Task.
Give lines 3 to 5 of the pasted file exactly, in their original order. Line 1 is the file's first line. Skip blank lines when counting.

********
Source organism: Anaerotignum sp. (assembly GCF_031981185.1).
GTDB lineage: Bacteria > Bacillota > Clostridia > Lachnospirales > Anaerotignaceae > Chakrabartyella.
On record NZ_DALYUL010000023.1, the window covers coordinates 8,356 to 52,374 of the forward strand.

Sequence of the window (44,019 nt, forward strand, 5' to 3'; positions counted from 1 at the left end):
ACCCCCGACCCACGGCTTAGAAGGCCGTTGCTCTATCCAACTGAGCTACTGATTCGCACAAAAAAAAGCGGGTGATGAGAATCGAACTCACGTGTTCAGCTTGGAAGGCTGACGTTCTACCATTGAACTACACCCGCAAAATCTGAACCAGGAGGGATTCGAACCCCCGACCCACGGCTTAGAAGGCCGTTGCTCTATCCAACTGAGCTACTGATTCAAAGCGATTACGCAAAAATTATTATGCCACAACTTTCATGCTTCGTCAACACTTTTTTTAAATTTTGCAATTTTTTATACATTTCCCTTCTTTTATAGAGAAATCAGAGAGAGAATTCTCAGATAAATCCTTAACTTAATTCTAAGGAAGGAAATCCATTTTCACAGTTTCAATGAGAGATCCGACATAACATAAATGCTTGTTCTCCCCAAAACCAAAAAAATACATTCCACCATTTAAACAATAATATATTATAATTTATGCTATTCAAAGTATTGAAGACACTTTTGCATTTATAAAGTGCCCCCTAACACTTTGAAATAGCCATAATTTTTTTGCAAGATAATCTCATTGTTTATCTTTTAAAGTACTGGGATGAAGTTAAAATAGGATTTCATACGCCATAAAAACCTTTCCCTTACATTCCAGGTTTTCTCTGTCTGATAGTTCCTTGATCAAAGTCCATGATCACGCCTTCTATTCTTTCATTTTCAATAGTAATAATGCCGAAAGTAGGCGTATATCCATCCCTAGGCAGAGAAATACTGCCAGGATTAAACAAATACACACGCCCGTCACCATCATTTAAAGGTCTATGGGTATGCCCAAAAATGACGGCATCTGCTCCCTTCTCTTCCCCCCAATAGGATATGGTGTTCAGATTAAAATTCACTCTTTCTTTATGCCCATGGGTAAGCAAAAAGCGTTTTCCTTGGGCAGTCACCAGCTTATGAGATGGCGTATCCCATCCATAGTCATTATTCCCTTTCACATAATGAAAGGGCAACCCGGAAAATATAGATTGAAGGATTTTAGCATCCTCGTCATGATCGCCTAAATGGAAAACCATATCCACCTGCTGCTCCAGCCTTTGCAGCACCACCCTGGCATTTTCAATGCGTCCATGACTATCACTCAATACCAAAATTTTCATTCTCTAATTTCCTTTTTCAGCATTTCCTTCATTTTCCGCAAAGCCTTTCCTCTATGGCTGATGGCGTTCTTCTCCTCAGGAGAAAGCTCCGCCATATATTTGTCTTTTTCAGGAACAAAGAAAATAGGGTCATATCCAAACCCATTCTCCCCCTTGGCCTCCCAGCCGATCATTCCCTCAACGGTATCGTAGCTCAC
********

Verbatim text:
On record NZ_DALYUL010000023.1, the window covers coordinates 8,356 to 52,374 of the forward strand.

Sequence of the window (44,019 nt, forward strand, 5' to 3'; positions counted from 1 at the left end):
ACCCCCGACCCACGGCTTAGAAGGCCGTTGCTCTATCCAACTGAGCTACTGATTCGCACAAAAAAAAGCGGGTGATGAGAATCGAACTCACGTGTTCAGCTTGGAAGGCTGACGTTCTACCATTGAACTACACCCGCAAAATCTGAACCAGGAGGGATTCGAACCCCCGACCCACGGCTTAGAAGGCCGTTGCTCTATCCAACTGAGCTACTGATTCAAAGCGATTACGCAAAAATTATTATGCCACAACTTTCATGCTTCGTCAACACTTTTTTTAAATTTTGCAATTTTTTATACATTTCCCTTCTTTTATAGAGAAATCAGAGAGAGAATTCTCAGATAAATCCTTAACTTAATTCTAAGGAAGGAAATCCATTTTCACAGTTTCAATGAGAGATCCGACATAACATAAATGCTTGTTCTCCCCAAAACCAAAAAAATACATTCCACCATTTAAACAATAATATATTATAATTTATGCTATTCAAAGTATTGAAGACACTTTTGCATTTATAAAGTGCCCCCTAACACTTTGAAATAGCCATAATTTTTTTGCAAGATAATCTCATTGTTTATCTTTTAAAGTACTGGGATGAAGTTAAAATAGGATTTCATACGCCATAAAAACCTTTCCCTTACATTCCAGGTTTTCTCTGTCTGATAGTTCCTTGATCAAAGTCCATGATCACGCCTTCTATTCTTTCATTTTCAATAGTAATAATGCCGAAAGTAGGCGTATATCCATCCCTAGGCAGAGAAATACTGCCAGGATTAAACAAATACACACGCCCGTCACCATCATTTAAAGGTCTATGGGTATGCCCAAAAATGACGGCATCTGCTCCCTTCTCTTCCCCCCAATAGGATATGGTGTTCAGATTAAAATTCACTCTTTCTTTATGCCCATGGGTAAGCAAAAAGCGTTTTCCTTGGGCAGTCACCAGCTTATGAGATGGCGTATCCCATCCATAGTCATTATTCCCTTTCACATAATGAAAGGGCAACCCGGAAAATATAGATTGAAGGATTTTAGCATCCTCGTCATGATCGCCTAAATGGAAAACCATATCCACCTGCTGCTCCAGCCTTTGCAGCACCACCCTGGCATTTTCAATGCGTCCATGACTATCACTCAATACCAAAATTTTCATTCTCTAATTTCCTTTTTCAGCATTTCCTTCATTTTCCGCAAAGCCTTTCCTCTATGGCTGATGGCGTTCTTCTCCTCAGGAGAAAGCTCCGCCATATATTTGTCTTTTTCAGGAACAAAGAAAATAGGGTCATATCCAAACCCATTCTCCCCCTTGGCCTCCCAGCCGATCATTCCCTCAACGGTATCGTAGCTCAC